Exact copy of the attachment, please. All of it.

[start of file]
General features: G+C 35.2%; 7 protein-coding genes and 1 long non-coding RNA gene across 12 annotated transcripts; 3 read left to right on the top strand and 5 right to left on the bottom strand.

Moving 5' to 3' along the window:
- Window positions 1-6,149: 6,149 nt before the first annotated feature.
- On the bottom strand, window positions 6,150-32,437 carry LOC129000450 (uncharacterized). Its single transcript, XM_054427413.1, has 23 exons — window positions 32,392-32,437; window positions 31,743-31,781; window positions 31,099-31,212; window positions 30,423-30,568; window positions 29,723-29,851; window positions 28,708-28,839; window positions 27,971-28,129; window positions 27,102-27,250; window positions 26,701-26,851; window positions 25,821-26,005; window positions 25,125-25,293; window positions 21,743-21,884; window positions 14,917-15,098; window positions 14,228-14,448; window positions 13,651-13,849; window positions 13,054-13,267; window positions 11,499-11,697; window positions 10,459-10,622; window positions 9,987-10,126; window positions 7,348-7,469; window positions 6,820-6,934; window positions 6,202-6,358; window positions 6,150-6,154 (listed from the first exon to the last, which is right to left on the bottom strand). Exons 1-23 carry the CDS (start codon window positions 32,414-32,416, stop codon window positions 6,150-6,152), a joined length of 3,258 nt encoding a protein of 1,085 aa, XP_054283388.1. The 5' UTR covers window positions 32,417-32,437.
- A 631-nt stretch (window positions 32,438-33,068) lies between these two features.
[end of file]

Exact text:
General features: G+C 35.2%; 7 protein-coding genes and 1 long non-coding RNA gene across 12 annotated transcripts; 3 read left to right on the top strand and 5 right to left on the bottom strand.

Moving 5' to 3' along the window:
- Window positions 1-6,149: 6,149 nt before the first annotated feature.
- On the bottom strand, window positions 6,150-32,437 carry LOC129000450 (uncharacterized). Its single transcript, XM_054427413.1, has 23 exons — window positions 32,392-32,437; window positions 31,743-31,781; window positions 31,099-31,212; window positions 30,423-30,568; window positions 29,723-29,851; window positions 28,708-28,839; window positions 27,971-28,129; window positions 27,102-27,250; window positions 26,701-26,851; window positions 25,821-26,005; window positions 25,125-25,293; window positions 21,743-21,884; window positions 14,917-15,098; window positions 14,228-14,448; window positions 13,651-13,849; window positions 13,054-13,267; window positions 11,499-11,697; window positions 10,459-10,622; window positions 9,987-10,126; window positions 7,348-7,469; window positions 6,820-6,934; window positions 6,202-6,358; window positions 6,150-6,154 (listed from the first exon to the last, which is right to left on the bottom strand). Exons 1-23 carry the CDS (start codon window positions 32,414-32,416, stop codon window positions 6,150-6,152), a joined length of 3,258 nt encoding a protein of 1,085 aa, XP_054283388.1. The 5' UTR covers window positions 32,417-32,437.
- A 631-nt stretch (window positions 32,438-33,068) lies between these two features.